Between the first debate and October 10, Romney's brazen flip-flops were not subject to any serious critique from Time's political team. What coverage Romney received for altering his campaign positions (aka his "tack toward the political center") mostly revolved around how conservative activists reacted to Romney's sudden embrace of moderate rhetoric. (They're totally fine with it.) Time was much less interested in what the about-faces said about Romney's candidacy, his character or what his presidency might look like.
The fact that the Republican candidate had radically altered his positions on core domestic issues just one month before Election Day was not treated as a campaign evolution that reflected poorly on Romney. To the contrary, it was largely portrayed as a savvy move by the Republican.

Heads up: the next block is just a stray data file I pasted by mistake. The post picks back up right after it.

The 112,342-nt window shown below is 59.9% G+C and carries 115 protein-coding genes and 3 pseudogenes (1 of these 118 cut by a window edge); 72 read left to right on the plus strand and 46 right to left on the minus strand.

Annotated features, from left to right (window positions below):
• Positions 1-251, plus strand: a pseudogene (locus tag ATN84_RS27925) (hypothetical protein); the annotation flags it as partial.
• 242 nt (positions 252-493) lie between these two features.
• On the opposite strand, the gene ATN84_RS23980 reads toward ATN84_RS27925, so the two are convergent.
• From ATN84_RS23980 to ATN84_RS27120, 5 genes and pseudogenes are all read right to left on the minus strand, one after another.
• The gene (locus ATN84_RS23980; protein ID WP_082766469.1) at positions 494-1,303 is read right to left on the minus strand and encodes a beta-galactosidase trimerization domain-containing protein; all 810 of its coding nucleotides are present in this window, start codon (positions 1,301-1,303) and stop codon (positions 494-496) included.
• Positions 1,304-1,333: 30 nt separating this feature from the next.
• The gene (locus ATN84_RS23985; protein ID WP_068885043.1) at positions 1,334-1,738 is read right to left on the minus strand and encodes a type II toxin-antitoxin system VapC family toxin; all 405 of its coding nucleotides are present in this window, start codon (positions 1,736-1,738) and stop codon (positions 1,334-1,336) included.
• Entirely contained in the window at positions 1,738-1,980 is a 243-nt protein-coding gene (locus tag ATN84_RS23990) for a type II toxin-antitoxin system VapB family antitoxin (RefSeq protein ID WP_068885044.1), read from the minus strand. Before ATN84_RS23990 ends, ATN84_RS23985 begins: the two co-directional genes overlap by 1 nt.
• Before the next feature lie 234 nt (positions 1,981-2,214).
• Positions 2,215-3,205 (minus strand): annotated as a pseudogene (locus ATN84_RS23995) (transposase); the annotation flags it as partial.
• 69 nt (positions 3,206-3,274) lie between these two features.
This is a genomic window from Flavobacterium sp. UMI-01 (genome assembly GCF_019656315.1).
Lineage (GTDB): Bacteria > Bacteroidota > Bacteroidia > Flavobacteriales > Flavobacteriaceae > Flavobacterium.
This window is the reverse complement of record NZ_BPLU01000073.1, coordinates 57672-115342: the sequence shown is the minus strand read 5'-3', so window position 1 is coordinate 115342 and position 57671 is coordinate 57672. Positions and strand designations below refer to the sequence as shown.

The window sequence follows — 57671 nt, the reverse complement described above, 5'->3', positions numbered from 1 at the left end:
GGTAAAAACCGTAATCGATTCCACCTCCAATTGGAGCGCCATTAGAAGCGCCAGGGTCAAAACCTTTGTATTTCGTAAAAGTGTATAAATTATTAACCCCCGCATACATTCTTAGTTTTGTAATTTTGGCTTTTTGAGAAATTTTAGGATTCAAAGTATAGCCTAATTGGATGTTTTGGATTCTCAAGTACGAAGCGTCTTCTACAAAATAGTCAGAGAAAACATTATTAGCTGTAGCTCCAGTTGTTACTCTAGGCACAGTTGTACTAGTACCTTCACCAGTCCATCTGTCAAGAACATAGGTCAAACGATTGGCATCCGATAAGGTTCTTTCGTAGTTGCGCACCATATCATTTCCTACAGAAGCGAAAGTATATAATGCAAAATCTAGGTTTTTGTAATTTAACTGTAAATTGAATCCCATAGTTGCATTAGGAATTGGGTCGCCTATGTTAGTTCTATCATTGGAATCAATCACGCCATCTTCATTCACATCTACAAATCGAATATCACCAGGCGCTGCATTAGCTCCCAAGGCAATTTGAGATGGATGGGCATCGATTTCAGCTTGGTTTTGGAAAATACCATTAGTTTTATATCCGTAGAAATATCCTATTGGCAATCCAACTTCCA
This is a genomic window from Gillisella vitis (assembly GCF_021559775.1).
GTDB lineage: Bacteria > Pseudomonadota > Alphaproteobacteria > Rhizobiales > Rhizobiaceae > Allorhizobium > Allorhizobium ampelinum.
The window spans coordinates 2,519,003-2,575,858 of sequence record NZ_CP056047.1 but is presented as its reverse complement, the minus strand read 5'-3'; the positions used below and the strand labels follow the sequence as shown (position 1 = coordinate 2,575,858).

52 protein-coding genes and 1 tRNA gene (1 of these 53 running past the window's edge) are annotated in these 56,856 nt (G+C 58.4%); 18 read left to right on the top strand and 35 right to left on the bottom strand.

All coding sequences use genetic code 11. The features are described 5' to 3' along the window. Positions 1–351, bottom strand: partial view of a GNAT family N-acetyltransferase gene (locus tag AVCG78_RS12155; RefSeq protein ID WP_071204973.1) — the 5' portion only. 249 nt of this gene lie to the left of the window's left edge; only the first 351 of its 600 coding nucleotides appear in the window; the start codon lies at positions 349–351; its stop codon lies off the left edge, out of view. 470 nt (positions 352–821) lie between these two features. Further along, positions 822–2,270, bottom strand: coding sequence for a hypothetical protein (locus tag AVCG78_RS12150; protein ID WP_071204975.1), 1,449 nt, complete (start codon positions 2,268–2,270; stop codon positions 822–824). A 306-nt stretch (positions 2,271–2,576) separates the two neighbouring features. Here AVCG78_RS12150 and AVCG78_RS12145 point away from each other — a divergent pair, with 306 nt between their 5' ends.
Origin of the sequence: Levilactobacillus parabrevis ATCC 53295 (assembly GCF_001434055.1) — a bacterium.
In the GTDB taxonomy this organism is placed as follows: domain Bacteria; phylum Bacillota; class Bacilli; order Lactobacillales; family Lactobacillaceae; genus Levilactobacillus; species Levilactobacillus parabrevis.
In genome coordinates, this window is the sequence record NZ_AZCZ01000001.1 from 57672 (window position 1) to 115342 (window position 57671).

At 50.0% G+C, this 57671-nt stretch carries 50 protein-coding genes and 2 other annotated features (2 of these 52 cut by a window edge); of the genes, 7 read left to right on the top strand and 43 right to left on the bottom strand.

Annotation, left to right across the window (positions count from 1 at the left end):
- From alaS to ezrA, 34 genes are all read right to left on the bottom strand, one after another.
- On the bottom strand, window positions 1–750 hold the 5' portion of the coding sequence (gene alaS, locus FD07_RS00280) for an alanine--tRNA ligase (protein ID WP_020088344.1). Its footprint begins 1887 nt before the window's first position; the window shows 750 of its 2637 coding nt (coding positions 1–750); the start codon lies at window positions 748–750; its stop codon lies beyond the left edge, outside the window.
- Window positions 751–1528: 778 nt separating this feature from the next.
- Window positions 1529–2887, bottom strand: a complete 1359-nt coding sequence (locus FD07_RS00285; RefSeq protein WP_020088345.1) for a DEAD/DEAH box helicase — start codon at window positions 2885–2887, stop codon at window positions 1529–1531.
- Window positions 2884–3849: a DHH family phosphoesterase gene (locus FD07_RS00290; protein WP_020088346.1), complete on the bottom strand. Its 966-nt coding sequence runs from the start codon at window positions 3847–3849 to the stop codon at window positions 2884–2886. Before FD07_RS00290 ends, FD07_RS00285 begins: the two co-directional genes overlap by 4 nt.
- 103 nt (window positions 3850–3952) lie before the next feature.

Time's soft peddling of Romney's broad reinvention was typical of how the Beltway press has politely covered the candidate's latest chameleon turn.
Politicians once flip-flopped at their own risk knowing the price they'd likely pay from the hypocrisy-sensitive press corps. Indeed, there was a time when it meant something if a candidate made it clear he didn't believe what he had been saying on the campaign trial, and the press held that revelation against the candidate. Recall that Al Gore was hammered in the press in 2000 as a politician without any core convictions. And George W. Bush's 2004 re-election campaign was largely built around calling Sen. John Kerry a flip-flopper; a tag that stuck thanks in part to the press coverage.